Using the table in A, we can add up all the visits made in a month and divide the figure by 5.
So, 3 + 2 + 1 + 3 +4 = 13;
13 divided by 5 is 2.6 so our average purchase frequency rate is 2.6.
We now know how much your average customer spends and how many times they are likely to visit your website each month. We can now work out their customer value.
This involves looking at all your customers individually; we multiply their individual average purchase value (from the table in A) by the average purchase frequency rate determined in B. The customer value tells us how much money each customer is worth to your business per month.
Using the wine business as an example, the following table tells us what each customer brings to your business each month.
To calculate the average customer value, add each customer value and divide the total by 5.
So, 208 + 195 + 234 + 182 + 130 = 949 divided by 5 gives us an average customer value of $189.80.
Step 4 is tricky because we cannot accurately predict how long a customer will continue to buy from your business. There are several ways you can calculate average lifespan; you can look at historical data or you can divide by your churn rate percentage.
For our example, the average online shopper stays loyal to one brand for 20 years. For simplicity’s sake, let’s say your average customer will buy from your website for the next 20 years.
Now that we know how to work out the average customer value (C) and average customer lifespan (D), we can finally calculate CLV.
We do this by multiplying the average customer value (C) by
The frequency of the specified time frame within a year; and
The average customer lifespan (D)
In this example, we are measuring our customers’ monthly shopping habits, so we must multiply their customer value by 12 to reflect an annual average. If you set your time period to a week, then you’d multiply their customer value by 52 and so on. After that, multiply this number by the customer lifespan value to get the CLV.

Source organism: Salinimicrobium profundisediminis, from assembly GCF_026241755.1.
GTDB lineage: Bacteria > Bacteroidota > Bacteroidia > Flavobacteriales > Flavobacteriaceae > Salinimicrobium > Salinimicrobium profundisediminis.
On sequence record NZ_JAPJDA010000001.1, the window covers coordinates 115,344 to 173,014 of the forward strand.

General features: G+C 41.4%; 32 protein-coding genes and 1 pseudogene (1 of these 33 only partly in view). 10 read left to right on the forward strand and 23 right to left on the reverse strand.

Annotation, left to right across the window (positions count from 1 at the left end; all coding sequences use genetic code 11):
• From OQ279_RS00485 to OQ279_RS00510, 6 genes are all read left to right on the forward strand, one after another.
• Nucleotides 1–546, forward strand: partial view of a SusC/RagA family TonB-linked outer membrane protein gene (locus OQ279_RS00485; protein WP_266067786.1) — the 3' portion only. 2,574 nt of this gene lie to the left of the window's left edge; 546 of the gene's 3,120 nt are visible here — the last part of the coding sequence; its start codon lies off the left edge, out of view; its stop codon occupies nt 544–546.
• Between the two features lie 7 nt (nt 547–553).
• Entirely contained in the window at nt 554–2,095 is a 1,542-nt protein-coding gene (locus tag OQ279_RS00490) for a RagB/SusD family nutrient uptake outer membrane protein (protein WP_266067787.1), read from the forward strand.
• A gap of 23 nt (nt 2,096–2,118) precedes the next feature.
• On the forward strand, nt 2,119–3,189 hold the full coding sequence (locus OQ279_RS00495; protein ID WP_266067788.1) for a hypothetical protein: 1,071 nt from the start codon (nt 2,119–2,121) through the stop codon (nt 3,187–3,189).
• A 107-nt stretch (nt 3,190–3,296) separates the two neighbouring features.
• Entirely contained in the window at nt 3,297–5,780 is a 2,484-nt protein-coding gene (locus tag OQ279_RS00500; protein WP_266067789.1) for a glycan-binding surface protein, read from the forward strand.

For our wine business example - we worked out the average customer value was $189.80 in (C); we multiply that by 12 (as we are measuring their monthly habits) and then by the average customer lifespan value (20) to get a CLV of $45,552 ($189.80 x 12 x 20 = $45,552).
The CLV gives you an estimate of how much revenue you can reasonably expect an average customer to generate for your business over the course of their relationship with you.
The formula above is simple enough to calculate, but you may be thinking, “Is such a simple formula useful to me in the first place?” Here are some key drawbacks to estimating LTV using the above formula:
It doesn’t account for any MRR expansion. If your product has a steady expansion of accounts (fairly common if your pricing scales with the size of the customer) then the LTV estimate here is likely to be low.
It assumes that churn occurs linearly, which is almost never true for SaaS businesses. In most cases this is some form of curve, with a higher churn rate earlier in the customer lifetime.
It only accounts for gross subscription revenue. If you have significant revenue outside your core subscriptions, the estimate you reach may not be helpful knowledge at all.
If you’re a young business with just a few customers, estimating LTV is not likely to be useful to you. Varying churn with such a small number of customers would lead to a very volatile number that won’t be helpful in the long run.
A tip to consider - try experimenting with a 12-month LTV, which could lead to a more reliable estimate if you’re really struggling to get to a good estimate of the lifetime. According to the simple definition above, there are only 2 metrics you can influence in order to have an impact on LTV; Average Revenue Per Account (ARPA) and Customer Churn Rate. Increasing the former, or decreasing the latter will result in a higher LTV.
You’re here to help increase the longevity of your customers' lifetime with your company. Let’s get started on what steps you can take right away in order to keep your customers longer, increase the average amount they spend with you and at the same time keep them satisfied with your product.
We would like to introduce you to your new friend, the Cohort Analysis chart:
This chart has a really useful function - expose which specific months in your customers’ lifetime are the highest risk for churn. Looking at churn rate per cohort is a great way to instantly identify where (if anywhere) you have a problem with churn, and to take immediate action by focusing your customer success efforts in such a period (or just before it).
Let’s say, month four has a much higher churn rate than any other, talk to your customers who are entering month four, and try to identify any problems they’re experiencing, or goals they’re not achieving with your product. The feedback received may require product improvements, or a better onboarding or support process.